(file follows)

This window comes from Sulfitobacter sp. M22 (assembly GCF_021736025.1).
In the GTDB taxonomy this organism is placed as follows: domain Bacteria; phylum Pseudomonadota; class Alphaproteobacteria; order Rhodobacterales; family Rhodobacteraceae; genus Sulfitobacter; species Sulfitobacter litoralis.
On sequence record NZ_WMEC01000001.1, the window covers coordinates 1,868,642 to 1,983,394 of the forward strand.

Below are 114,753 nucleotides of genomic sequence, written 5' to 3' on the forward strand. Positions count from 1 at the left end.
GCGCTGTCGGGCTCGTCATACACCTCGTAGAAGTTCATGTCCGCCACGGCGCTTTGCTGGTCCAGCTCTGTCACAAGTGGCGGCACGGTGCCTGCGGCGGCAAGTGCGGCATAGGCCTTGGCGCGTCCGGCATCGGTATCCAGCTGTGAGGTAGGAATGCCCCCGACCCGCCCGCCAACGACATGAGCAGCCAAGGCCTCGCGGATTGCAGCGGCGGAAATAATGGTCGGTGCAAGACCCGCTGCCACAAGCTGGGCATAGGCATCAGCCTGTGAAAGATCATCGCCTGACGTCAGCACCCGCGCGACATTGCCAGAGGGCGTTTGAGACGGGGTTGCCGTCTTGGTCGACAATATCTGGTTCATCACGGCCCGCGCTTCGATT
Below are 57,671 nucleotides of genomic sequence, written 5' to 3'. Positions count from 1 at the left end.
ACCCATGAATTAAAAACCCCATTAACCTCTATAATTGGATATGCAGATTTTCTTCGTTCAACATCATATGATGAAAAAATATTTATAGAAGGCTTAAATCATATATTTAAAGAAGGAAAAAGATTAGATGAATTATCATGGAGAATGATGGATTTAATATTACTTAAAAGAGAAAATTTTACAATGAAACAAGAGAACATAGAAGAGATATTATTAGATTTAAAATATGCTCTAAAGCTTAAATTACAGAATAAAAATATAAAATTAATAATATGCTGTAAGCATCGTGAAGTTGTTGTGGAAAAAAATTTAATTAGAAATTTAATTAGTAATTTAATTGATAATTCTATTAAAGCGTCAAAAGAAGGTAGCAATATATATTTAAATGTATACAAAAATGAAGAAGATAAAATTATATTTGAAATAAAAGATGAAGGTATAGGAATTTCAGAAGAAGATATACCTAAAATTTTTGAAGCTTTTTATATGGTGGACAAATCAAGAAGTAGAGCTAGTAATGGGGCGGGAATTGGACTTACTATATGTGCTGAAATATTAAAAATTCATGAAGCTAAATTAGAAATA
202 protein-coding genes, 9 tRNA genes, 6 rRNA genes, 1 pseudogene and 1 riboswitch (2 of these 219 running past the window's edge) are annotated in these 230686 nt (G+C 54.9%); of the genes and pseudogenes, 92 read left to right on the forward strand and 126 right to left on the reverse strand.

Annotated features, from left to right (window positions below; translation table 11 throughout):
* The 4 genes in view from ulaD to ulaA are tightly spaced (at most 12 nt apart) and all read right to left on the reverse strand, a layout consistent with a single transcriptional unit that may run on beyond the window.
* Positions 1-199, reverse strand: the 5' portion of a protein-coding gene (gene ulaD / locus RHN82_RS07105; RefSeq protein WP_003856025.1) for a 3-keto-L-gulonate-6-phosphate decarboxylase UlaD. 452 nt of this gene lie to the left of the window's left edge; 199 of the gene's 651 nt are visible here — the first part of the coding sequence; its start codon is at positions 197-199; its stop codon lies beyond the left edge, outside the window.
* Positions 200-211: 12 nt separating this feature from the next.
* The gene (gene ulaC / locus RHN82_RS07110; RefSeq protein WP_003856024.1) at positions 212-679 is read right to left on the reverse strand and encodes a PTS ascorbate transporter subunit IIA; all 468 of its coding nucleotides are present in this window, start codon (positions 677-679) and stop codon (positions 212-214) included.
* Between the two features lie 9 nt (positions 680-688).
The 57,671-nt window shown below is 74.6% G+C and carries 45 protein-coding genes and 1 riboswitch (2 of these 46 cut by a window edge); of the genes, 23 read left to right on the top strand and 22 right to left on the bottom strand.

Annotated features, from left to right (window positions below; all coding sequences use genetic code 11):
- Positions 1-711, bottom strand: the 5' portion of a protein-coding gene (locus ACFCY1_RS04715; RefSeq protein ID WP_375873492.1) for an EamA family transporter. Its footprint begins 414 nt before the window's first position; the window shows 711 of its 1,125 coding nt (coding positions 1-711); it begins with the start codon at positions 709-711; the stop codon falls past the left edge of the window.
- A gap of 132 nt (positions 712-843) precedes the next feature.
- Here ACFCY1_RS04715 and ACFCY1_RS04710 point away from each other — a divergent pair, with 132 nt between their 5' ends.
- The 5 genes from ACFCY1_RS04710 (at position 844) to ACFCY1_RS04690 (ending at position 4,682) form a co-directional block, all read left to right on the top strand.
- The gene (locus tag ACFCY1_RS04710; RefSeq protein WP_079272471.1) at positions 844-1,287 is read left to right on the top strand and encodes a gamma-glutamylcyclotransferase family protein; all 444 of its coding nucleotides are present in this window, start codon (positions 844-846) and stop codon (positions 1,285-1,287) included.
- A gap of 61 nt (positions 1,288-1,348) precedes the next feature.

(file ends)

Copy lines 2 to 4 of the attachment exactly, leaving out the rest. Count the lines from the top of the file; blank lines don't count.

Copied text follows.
In the GTDB taxonomy this organism is placed as follows: domain Bacteria; phylum Pseudomonadota; class Alphaproteobacteria; order Rhodobacterales; family Rhodobacteraceae; genus Sulfitobacter; species Sulfitobacter litoralis.
On sequence record NZ_WMEC01000001.1, the window covers coordinates 1,868,642 to 1,983,394 of the forward strand.

Below are 114,753 nucleotides of genomic sequence, written 5' to 3' on the forward strand. Positions count from 1 at the left end.